Before we get to the story, I had a few questions for Devon since I’ve been following her career for years:

Devon Monk

Kelly Lasiter: I’ve been following both of your series — ALLIE BECKSTROM and AGE OF STEAM — and I’m really impressed with how very different they feel. What’s it like juggling two series with such distinct writing styles, time periods, etc.? Do you have any tricks you use to get yourself in the “Allie” state of mind or the “Age of Steam” mood?

Devon Monk: Music seems to help. For the ALLIE BECKSTROM series, I mostly listen to alternative and indie rock. For the AGE OF STEAM series I listen to Irish drinking songs, old ballads, and the occasional country tune.

steampunk Devon Monk Age of Steam 1. Dead Iron 2. Tin SwiftKelly: Two other FanLit reviewers and I read Dead Iron — and agreed that it scared the daylights out of all of us! We found it one of the most chill-inducing books we read all last year. Do you ever scare yourself with some of the scenes you write?

Devon: I do, especially when I come back to reread the book for revisions and copy edits! Dead Iron does lean toward the darkness, but since I’m the author and know how things are going to turn out, I don’t usually have to sleep with the lights on.  :)  Tin Swift still has dark moments, but I feel it reads a little more like an action adventure story. After all, we get airships and a roguish captain in this one!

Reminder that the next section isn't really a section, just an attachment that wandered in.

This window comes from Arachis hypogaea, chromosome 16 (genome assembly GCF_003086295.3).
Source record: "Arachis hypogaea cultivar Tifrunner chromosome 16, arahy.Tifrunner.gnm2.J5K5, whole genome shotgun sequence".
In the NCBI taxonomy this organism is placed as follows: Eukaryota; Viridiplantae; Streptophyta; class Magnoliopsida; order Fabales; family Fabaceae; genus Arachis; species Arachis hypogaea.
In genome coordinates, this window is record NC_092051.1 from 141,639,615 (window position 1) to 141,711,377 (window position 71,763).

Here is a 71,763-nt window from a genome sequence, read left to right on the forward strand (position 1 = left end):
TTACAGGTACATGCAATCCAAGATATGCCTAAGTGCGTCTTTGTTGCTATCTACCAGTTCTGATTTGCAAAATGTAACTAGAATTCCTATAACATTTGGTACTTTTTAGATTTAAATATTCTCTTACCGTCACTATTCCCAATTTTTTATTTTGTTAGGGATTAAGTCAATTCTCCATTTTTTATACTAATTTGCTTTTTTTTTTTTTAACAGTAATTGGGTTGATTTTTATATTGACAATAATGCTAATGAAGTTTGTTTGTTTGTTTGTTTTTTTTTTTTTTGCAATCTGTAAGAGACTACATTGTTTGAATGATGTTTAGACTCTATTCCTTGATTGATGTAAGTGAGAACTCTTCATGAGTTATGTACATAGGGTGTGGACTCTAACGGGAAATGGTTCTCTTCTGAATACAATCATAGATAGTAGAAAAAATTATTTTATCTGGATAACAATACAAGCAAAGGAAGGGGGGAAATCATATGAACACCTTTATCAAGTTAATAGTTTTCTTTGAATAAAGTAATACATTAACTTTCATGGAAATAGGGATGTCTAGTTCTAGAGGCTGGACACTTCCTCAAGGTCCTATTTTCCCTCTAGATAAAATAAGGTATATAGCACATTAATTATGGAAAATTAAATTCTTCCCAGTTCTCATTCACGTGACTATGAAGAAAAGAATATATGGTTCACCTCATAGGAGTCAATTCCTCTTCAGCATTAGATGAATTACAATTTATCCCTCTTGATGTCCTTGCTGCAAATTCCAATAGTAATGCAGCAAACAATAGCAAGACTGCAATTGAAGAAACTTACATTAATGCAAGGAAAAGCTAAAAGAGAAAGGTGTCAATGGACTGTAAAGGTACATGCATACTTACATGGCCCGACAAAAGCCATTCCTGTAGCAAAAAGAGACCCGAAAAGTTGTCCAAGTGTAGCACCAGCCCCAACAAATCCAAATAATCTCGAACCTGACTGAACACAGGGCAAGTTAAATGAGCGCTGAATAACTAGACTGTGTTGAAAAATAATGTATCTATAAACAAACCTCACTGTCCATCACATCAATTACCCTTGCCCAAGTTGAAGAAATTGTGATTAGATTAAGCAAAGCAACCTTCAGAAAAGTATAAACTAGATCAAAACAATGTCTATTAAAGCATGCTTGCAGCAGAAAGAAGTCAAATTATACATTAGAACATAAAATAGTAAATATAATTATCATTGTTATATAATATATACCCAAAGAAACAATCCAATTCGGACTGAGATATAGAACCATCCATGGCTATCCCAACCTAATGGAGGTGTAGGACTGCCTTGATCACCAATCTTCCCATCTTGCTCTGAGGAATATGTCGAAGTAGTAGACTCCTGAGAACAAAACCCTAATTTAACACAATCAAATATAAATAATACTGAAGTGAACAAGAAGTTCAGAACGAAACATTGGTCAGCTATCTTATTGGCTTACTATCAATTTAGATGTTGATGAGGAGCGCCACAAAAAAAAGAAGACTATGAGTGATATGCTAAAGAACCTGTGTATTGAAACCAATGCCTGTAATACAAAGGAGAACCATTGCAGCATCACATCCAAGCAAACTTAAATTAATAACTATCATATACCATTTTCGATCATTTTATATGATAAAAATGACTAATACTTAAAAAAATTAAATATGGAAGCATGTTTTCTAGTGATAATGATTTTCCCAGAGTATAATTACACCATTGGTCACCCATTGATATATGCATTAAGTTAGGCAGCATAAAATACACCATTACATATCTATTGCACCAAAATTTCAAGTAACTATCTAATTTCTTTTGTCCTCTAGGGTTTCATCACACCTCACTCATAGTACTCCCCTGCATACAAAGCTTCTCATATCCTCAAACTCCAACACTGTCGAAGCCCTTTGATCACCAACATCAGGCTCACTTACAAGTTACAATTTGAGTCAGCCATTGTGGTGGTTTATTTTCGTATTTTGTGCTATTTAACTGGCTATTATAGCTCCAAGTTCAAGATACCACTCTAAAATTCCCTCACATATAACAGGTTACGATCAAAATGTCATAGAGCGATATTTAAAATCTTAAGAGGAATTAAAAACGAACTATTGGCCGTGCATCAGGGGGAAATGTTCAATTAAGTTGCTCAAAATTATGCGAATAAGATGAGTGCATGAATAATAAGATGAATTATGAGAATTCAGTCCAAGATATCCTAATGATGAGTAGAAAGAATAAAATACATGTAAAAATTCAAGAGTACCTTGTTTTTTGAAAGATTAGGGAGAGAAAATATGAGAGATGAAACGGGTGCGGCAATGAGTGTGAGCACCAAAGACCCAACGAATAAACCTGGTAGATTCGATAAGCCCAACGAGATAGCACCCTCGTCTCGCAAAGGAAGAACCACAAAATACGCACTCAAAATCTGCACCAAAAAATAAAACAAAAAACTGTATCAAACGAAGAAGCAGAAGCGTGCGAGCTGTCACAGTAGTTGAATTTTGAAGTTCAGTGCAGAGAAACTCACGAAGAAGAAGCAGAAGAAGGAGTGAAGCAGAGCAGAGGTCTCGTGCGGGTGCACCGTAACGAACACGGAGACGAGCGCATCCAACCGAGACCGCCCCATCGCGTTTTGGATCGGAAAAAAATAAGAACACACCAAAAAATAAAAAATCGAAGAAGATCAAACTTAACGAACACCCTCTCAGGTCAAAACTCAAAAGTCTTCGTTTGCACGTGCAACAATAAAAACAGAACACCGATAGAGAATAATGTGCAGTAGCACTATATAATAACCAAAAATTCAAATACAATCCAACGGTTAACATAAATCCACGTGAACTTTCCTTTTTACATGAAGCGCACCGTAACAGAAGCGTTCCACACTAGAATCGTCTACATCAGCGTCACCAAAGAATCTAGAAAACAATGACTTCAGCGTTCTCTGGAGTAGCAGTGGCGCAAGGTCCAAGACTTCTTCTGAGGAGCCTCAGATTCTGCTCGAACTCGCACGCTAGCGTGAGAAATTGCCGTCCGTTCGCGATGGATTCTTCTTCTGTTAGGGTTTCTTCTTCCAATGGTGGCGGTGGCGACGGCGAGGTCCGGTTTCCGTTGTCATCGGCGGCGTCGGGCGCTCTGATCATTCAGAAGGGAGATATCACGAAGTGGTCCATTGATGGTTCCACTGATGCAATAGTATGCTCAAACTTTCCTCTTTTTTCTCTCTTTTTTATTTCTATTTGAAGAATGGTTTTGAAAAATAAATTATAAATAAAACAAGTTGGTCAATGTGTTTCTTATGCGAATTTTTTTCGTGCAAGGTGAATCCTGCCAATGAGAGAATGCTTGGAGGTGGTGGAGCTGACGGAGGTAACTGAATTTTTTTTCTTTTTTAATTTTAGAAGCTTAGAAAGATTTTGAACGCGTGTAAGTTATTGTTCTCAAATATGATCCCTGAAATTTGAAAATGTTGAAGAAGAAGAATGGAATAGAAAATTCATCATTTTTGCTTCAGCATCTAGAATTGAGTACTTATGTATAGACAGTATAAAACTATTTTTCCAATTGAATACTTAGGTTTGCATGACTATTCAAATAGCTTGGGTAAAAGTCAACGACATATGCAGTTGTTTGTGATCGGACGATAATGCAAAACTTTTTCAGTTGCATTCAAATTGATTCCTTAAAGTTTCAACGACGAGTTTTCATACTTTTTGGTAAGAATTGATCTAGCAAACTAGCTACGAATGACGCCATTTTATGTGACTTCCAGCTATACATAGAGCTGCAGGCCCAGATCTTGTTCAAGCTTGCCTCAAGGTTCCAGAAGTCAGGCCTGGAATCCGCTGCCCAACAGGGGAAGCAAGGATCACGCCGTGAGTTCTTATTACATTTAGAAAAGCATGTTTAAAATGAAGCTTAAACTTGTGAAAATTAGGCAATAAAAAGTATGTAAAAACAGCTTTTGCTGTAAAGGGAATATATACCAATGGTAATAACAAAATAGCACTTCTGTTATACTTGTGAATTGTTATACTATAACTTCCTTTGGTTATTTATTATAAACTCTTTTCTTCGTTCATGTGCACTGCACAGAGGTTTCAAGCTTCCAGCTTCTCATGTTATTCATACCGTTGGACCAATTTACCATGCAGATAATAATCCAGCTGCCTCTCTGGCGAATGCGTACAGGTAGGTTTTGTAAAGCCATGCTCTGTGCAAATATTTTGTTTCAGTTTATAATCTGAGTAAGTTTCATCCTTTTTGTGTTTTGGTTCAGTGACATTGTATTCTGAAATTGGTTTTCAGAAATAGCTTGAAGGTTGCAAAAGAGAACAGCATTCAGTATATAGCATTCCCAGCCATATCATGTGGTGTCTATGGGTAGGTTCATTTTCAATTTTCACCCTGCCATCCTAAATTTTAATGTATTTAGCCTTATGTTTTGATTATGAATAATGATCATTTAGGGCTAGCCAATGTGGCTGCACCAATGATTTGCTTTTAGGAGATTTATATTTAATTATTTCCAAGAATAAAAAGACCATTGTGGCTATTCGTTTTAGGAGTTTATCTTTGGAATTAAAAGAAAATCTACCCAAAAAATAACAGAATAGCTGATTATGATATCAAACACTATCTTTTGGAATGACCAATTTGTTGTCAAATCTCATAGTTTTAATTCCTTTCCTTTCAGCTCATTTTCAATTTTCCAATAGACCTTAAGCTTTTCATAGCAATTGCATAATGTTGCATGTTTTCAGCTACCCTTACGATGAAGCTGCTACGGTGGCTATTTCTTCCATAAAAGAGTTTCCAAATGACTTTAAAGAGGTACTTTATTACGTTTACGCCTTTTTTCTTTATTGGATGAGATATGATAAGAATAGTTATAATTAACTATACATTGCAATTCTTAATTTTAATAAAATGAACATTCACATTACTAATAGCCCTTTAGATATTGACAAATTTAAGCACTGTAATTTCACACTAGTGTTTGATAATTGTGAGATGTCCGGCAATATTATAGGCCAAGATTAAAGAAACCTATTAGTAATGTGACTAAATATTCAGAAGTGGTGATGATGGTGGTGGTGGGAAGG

steampunk Devon Monk Age of Steam 1. Dead IronKelly: If you could have any outlandish steampunk device, what would it be?

Devon: Hmm… just one? I have to admit I’m having a hard time choosing! I guess I’d like something that sorts my laundry and puts it away for me, because I hate doing that, lol. “The Elegant Lady’s Wondersome Steam Valet.”  Yes, that sounds good.